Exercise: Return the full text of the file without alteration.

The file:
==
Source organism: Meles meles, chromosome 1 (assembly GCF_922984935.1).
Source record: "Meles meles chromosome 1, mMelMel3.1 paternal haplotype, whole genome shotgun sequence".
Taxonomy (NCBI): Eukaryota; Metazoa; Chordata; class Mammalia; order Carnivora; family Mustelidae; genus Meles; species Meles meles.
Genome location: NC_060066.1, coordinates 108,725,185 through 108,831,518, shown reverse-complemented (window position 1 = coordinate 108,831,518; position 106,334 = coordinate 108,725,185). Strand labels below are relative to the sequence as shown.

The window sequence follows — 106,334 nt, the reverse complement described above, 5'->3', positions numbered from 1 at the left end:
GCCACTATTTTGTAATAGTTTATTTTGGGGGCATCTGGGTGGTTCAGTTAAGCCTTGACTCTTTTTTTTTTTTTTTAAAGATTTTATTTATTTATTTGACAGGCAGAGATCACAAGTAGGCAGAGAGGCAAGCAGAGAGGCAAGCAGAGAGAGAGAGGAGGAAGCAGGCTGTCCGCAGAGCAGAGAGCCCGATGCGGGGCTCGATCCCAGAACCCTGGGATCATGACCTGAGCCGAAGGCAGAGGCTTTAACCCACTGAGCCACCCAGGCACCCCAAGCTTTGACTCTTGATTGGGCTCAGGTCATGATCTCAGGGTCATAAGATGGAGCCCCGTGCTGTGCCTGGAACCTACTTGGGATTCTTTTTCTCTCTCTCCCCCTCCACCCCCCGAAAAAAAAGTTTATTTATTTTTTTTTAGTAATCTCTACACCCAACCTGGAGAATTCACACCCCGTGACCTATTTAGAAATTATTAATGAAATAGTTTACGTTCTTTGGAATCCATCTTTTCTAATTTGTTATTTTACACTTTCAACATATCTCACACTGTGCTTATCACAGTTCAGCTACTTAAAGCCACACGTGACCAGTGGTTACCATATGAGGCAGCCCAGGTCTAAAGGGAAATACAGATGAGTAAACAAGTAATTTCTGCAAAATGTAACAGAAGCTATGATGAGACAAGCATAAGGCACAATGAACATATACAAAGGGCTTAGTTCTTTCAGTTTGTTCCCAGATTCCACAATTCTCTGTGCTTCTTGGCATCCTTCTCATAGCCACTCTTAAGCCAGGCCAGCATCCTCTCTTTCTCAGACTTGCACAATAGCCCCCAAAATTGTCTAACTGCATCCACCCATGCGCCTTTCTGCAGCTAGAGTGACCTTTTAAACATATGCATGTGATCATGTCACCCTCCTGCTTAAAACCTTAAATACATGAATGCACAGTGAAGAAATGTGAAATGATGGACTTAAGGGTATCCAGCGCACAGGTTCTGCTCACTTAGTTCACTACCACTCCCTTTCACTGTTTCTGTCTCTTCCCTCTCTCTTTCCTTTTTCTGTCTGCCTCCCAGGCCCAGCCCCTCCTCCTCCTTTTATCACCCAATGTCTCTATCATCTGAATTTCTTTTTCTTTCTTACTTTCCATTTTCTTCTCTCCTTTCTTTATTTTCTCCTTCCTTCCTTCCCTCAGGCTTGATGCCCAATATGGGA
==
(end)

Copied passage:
Source organism: Meles meles, chromosome 1 (assembly GCF_922984935.1).
Source record: "Meles meles chromosome 1, mMelMel3.1 paternal haplotype, whole genome shotgun sequence".
Taxonomy (NCBI): Eukaryota; Metazoa; Chordata; class Mammalia; order Carnivora; family Mustelidae; genus Meles; species Meles meles.
Genome location: NC_060066.1, coordinates 108,725,185 through 108,831,518, shown reverse-complemented (window position 1 = coordinate 108,831,518; position 106,334 = coordinate 108,725,185). Strand labels below are relative to the sequence as shown.

The window sequence follows — 106,334 nt, the reverse complement described above, 5'->3', positions numbered from 1 at the left end:
GCCACTATTTTGTAATAGTTTATTTTGGGGGCATCTGGGTGGTTCAGTTAAGCCTTGACTCTTTTTTTTTTTTTTTAAAGATTTTATTTATTTATTTGACAGGCAGAGATCACAAGTAGGCAGAGAGGCAAGCAGAGAGGCAAGCAGAGAGAGAGAGGAGGAAGCAGGCTGTCCGCAGAGCAGAGAGCCCGATGCGGGGCTCGATCCCAGAACCCTGGGATCATGACCTGAGCCGAAGGCAGAGGCTTTAACCCACTGAGCCACCCAGGCACCCCAAGCTTTGACTCTTGATTGGGCTCAGGTCATGATCTCAGGGTCATAAGATGGAGCCCCGTGCTGTGCCTGGAACCTACTTGGGATTCTTTTTCTCTCTCTCCCCCTCCACCCCCCGAAAAAAAAGTTTATTTATTTTTTTTTAGTAATCTCTACACCCAACCTGGAGAATTCACACCCCGTGACCTATTTAGAAATTATTAATGAAATAGTTTACGTTCTTTGGAATCCATCTTTTCTAATTTGTTATTTTACACTTTCAACATATCTCACACTGTGCTTATCACAGTTCAGCTACTTAAAGCCACACGTGACCAGTGGTTACCATATGAGGCAGCCCAGGTCTAAAGGGAAATACAGATGAGTAAACAAGTAATTTCTGCAAAATGTAACAGAAGCTATGATGAGACAAGCATAAGGCACAATGAACATATACAAAGGGCTTAGTTCTTTCAGTTTGTTCCCAGATTCCACAATTCTCTGTGCTTCTTGGCATCCTTCTCATAGCCACTCTTAAGCCAGGCCAGCATCCTCTCTTTCTCAGACTTGCACAATAGCCCCCAAAATTGTCTAACTGCATCCACCCATGCGCCTTTCTGCAGCTAGAGTGACCTTTTAAACATATGCATGTGATCATGTCACCCTCCTGCTTAAAACCTTAAATACATGAATGCACAGTGAAGAAATGTGAAATGATGGACTTAAGGGTATCCAGCGCACAGGTTCTGCTCACTTAGTTCACTACCACTCCCTTTCACTGTTTCTGTCTCTTCCCTCTCTCTTTCCTTTTTCTGTCTGCCTCCCAGGCCCAGCCCCTCCTCCTCCTTTTATCACCCAATGTCTCTATCATCTGAATTTCTTTTTCTTTCTTACTTTCCATTTTCTTCTCTCCTTTCTTTATTTTCTCCTTCCTTCCTTCCCTCAGGCTTGATGCCCAATATGGGA